‘I go to see Ramsay MacDonald. He talks to me in deep sorrow about the King. “That man”, he says, “has done more harm to his country than any man in history.” It seems that the Cabinet are determined that he shall abdicate. So are the Privy Council. But he imagines that the country, the great warm heart of the people, are with him. I do not think so. The upper classes mind her being an American more than they mind her being divorced. The lower classes do not mind her being an American but loathe the idea that she has had two husbands already. Ramsay is miserable about it. The effect on America, the effect on Canada, the effect on our prestige. And in particular he is furious because Malcolm [MacDonald] had almost succeeded in persuading de Valera to accept Edward VIII as King, and now the whole thing is torn to pieces.’

28 December 1941
‘Feeling much better. I do a Spectator article on keeping diaries, in which I lay down the rule that one should write one’s diary for one’s great-grandson. I think that is a correct rule. The purely private diary becomes too self-centred and morbid. One should have a remote, but not too remote, audience.

The Russians continue to nibble at the German lines. In Libya we are ‘mopping up’, but it is not clear what has really happened. The public seem to have lost all interest in Libya.’

26 December 1942
‘A cold slate-grey day. I write an article on Parliament in 1942. I weed the lime-border in the afternoon. Viti is at work on her poem The Garden. She is finding it very difficult, and alternates between depression and elation.

Darlan has been assassinated by a Frenchman with an Italian mother. Giraud says he hopes de Gaulle will join him.’

26 December 1943
‘We go over to Long Barn. I walk sadly in the damp fog thinking of all the happy days of youth passed among those poplars and meadows. Fifteen years was Long Barn my dear home, and now it is to be sold to a film magnate called Soskin. It is looking very pretty. Viti and I rather sadly measure furniture to see what we shall take to Sissinghurst. Afterwards the refugee children sing carols for us. [Long Barn was used during the war for displaced children.]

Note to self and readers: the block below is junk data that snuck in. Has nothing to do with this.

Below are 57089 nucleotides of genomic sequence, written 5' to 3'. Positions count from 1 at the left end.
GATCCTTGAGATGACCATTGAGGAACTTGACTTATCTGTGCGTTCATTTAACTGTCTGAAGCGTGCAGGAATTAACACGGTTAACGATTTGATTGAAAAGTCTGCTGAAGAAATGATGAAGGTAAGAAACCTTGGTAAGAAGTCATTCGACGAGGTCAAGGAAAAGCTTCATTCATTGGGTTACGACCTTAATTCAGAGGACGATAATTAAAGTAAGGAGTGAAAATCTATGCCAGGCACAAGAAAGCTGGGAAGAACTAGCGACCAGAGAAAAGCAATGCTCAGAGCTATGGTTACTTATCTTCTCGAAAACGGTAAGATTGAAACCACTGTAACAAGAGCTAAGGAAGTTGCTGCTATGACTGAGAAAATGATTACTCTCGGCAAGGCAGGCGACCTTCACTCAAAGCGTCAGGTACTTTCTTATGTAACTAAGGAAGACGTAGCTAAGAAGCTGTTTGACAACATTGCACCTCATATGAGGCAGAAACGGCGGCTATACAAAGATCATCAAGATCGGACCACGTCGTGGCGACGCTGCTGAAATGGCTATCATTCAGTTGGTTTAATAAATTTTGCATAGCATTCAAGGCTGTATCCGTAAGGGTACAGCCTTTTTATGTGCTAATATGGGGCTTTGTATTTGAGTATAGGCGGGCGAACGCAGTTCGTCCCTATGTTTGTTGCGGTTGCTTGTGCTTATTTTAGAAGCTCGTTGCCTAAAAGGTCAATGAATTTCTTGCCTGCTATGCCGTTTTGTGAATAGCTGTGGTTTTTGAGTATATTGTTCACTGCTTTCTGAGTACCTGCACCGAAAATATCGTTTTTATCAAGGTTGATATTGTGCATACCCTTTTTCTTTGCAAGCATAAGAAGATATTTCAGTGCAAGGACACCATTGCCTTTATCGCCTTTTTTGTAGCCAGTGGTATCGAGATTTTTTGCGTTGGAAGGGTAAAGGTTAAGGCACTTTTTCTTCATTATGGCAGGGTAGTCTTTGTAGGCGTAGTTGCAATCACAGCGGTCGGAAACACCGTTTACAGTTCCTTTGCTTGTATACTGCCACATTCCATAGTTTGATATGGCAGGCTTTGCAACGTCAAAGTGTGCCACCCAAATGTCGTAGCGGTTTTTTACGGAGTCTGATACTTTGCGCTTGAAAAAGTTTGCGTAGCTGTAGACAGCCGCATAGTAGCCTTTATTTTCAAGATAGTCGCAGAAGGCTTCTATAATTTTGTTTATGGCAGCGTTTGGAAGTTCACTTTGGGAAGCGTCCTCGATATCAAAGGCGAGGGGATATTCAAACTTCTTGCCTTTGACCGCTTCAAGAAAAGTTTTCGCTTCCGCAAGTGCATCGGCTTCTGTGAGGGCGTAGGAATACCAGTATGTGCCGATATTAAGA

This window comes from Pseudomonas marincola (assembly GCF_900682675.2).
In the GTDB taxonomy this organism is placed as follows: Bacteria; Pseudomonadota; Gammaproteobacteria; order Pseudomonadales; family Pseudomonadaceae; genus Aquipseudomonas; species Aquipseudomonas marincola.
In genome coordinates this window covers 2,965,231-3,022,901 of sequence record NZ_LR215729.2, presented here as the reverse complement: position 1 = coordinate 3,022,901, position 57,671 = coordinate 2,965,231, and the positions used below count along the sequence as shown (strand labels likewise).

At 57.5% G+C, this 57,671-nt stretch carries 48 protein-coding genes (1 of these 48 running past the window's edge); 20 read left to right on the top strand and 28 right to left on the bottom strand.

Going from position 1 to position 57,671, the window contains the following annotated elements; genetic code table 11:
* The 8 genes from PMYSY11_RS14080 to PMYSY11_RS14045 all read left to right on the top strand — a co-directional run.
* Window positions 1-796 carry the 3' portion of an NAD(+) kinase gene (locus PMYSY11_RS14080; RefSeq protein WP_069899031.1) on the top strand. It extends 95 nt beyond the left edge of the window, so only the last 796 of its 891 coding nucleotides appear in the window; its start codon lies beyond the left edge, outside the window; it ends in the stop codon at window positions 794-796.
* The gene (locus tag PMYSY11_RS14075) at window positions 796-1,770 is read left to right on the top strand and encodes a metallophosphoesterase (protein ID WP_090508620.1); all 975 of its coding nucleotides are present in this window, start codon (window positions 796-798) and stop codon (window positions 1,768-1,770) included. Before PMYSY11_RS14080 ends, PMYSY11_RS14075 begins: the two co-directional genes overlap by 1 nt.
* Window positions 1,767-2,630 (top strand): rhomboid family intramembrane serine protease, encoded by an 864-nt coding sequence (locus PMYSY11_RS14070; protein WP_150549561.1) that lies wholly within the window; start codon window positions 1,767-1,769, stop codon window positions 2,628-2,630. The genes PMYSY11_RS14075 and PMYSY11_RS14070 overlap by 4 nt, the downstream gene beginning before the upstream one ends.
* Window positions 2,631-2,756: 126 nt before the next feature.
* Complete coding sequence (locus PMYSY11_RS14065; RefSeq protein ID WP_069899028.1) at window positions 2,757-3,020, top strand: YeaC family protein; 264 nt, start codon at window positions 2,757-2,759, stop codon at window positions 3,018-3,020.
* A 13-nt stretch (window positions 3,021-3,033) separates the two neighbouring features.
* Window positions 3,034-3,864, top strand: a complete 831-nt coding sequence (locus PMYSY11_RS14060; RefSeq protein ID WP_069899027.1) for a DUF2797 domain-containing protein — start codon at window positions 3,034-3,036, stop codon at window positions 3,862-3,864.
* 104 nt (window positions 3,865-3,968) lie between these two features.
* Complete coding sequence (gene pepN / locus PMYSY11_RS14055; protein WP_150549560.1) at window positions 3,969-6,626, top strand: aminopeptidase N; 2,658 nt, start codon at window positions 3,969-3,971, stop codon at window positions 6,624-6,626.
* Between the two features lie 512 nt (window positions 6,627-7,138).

I feel depressed by the war and the coming revolution and the loss of my past life and values. Even Europe, which I knew and loved well, has ceased to be important. Les Scythes ont conquis le monde.’

21 November 1946
‘I reach the age of sixty. I talk at Chatham House on ‘Peacemaking, 1919 and 1946’. It goes very well. There are many questions - all sensible. I then return to the Travellers and have a drink with Victor Cunard and Moley Sargent. I come back with Victor, who has taken a house immediately opposite this bloody tenement.

I return across the road, conscious of my sixty years. Until about five years ago I detected no decline at all in physical vigour and felt as young as I did at thirty. In the last five years, however, I am conscious that my physical powers are on the decline. I am getting slightly deaf. Intellectually I observe no decline: I can write with the same facility, which is perhaps a fault. I do not notice that my curiosity, my interests or my powers of enjoyment and amusement have declined at all. What is sad about becoming sixty is that one loses all sense of adventure. It is unlikely now that the impossible will happen. I am very well aware, moreover, that I have not achieved either in the literary or the political world that status which my talents and hard work might seem to justify. In literature, the explanation is simple: although hard-working, I am not intelligent enough to write better than I do. In politics, it has been due partly to lack of push and even of courage, and partly to a combination of unfortunate events (Mosley, National Labour, my being identified with the Ministry of Information at a bad time, and so on). There was a moment in 1938 when it looked as if I had a political future, but that moment passed. I failed to seize it.